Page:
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Egypt protest law falls short of freedom of assembly obligation: HRW

Human Rights Watch (HRW) [advocacy website] condemned a draft Egyptian protest law on Wednesday, saying it falls short of the obligation to respect freedom of assembly. HRW expressed concern [press release] over the scope of the law's application, vague language, and its broad restrictions and discretionary powers. Specifically, the law would apply to any "public meeting" of more than 10 people, while also giving police discretion to preemptively ban any gathering, based on "serious information," in which conduct "impedes the interests of citizens" or "influences the course of justice." Furthermore, the new law would require organizers to notify the local police station in writing seven days ahead of the planned public gathering. The Egyptian cabinet approved the draft in early October, sending it to interim President Adly Mansour. Under the July 8 Constitutional Declaration, the interim president is given full legislative powers.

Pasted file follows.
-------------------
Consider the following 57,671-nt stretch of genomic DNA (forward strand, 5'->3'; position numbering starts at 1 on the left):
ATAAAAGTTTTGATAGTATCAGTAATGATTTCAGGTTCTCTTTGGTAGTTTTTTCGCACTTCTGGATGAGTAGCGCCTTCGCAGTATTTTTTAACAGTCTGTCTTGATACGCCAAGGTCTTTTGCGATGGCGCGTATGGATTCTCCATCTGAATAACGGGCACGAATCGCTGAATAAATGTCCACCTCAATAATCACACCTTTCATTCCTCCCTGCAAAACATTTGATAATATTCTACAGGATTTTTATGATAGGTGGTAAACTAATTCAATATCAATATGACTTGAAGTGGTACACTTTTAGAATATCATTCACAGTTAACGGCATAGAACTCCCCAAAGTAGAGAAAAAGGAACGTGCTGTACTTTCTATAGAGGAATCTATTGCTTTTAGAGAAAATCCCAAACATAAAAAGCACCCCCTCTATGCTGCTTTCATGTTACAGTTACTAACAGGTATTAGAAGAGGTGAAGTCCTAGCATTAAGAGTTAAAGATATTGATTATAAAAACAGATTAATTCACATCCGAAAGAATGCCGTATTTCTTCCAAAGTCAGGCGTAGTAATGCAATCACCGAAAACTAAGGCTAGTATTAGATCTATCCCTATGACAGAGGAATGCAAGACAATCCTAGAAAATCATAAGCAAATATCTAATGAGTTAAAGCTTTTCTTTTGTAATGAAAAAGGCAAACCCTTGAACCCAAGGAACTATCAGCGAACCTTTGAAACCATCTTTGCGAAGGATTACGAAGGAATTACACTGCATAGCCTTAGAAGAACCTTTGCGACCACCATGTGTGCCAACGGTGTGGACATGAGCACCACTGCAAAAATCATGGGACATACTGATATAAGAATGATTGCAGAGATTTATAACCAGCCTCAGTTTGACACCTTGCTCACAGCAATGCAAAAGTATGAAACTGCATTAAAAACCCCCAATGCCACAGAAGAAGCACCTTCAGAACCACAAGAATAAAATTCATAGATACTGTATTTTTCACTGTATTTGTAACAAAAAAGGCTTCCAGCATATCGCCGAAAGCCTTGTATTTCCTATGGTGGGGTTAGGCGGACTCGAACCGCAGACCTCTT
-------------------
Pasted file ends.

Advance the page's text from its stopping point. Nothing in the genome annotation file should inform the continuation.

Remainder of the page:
Egypt has been plagued by continuing protests and violence since the beginning of the revolution. The Egyptian Supreme Constitutional Court [official website] announced in February that it had rejected parts of the draft election law [JURIST report] that will govern the country's parliamentary elections. Earlier that month the Supreme Constitutional Court postponed ruling [JURIST report] on whether the legislative constitutional assembly that recently drafted a new charter was legitimate. The judges claimed a crowd of Islamists outside the courthouse of had intimidated the judges and blocked the entrance to the courthouse. The UN High Commissioner for Human Rights Navi Pillay [official profile] in late January voiced concern [JURIST report] over the growing violence and rising death toll in Egypt stemming from ongoing protests throughout the country. Earlier in January recently disposed Egyptian President Mohamed Morsi declared a state of emergency in an attempt to quell growing unrest and violent political protests in cities a day after nationwide unrest compounded following an Egyptian court ruling handing down 21 death sentences [JURIST reports] for a 2012 soccer riot that resulted in 74 deaths and thousands of injuries.

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